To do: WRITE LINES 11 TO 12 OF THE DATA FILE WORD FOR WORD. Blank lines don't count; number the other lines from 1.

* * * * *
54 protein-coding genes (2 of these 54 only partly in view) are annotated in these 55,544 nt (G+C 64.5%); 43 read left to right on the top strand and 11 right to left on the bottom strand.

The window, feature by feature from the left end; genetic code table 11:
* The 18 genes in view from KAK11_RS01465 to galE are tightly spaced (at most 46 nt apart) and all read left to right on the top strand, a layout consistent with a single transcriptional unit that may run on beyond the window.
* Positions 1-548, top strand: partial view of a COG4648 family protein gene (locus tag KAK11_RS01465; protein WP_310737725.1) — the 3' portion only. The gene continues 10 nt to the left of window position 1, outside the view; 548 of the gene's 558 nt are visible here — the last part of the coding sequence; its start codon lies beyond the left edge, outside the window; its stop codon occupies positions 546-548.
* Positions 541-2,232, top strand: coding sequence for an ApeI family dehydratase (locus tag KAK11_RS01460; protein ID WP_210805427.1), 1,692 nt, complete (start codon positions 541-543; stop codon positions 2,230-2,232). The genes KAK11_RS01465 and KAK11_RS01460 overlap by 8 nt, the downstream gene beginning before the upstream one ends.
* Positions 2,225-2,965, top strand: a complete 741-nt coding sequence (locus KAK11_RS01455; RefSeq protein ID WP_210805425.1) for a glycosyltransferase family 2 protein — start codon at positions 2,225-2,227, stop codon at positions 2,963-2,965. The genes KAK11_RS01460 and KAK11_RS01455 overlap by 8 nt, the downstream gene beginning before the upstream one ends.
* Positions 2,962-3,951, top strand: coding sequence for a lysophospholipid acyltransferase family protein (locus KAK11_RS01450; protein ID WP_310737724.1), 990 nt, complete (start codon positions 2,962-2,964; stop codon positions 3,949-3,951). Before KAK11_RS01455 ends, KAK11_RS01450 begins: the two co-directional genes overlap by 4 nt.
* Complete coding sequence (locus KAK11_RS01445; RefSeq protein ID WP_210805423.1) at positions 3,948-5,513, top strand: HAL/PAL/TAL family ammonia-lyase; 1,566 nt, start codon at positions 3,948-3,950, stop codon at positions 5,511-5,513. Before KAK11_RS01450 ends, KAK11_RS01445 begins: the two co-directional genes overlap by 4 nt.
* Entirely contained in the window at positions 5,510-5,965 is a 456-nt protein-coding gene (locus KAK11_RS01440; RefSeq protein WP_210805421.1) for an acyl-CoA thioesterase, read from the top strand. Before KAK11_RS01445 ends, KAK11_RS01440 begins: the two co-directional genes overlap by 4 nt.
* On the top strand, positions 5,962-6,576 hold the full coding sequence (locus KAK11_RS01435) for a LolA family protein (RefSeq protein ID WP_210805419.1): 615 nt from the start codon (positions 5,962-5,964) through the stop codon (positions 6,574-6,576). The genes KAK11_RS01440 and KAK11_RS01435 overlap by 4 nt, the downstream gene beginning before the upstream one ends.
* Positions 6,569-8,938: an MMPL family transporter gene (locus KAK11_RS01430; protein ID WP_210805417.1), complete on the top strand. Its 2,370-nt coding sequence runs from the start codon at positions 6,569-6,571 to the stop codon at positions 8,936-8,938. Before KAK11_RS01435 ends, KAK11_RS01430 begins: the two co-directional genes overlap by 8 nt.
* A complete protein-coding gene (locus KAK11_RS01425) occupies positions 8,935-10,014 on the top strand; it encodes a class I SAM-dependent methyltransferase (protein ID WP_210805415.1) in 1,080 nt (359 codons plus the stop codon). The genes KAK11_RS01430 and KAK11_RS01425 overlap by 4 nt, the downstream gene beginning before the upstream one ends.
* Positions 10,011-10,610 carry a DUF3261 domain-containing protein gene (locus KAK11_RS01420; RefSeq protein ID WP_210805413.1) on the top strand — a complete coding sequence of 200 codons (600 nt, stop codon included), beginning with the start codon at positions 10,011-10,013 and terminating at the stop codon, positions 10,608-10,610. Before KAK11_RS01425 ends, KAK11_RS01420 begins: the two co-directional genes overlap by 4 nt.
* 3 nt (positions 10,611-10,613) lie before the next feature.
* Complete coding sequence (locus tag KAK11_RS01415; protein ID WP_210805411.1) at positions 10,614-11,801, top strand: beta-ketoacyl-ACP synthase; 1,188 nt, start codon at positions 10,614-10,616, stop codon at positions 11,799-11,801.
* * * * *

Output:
* Positions 6,569-8,938: an MMPL family transporter gene (locus KAK11_RS01430; protein ID WP_210805417.1), complete on the top strand. Its 2,370-nt coding sequence runs from the start codon at positions 6,569-6,571 to the stop codon at positions 8,936-8,938. Before KAK11_RS01435 ends, KAK11_RS01430 begins: the two co-directional genes overlap by 8 nt.
* A complete protein-coding gene (locus KAK11_RS01425) occupies positions 8,935-10,014 on the top strand; it encodes a class I SAM-dependent methyltransferase (protein ID WP_210805415.1) in 1,080 nt (359 codons plus the stop codon). The genes KAK11_RS01430 and KAK11_RS01425 overlap by 4 nt, the downstream gene beginning before the upstream one ends.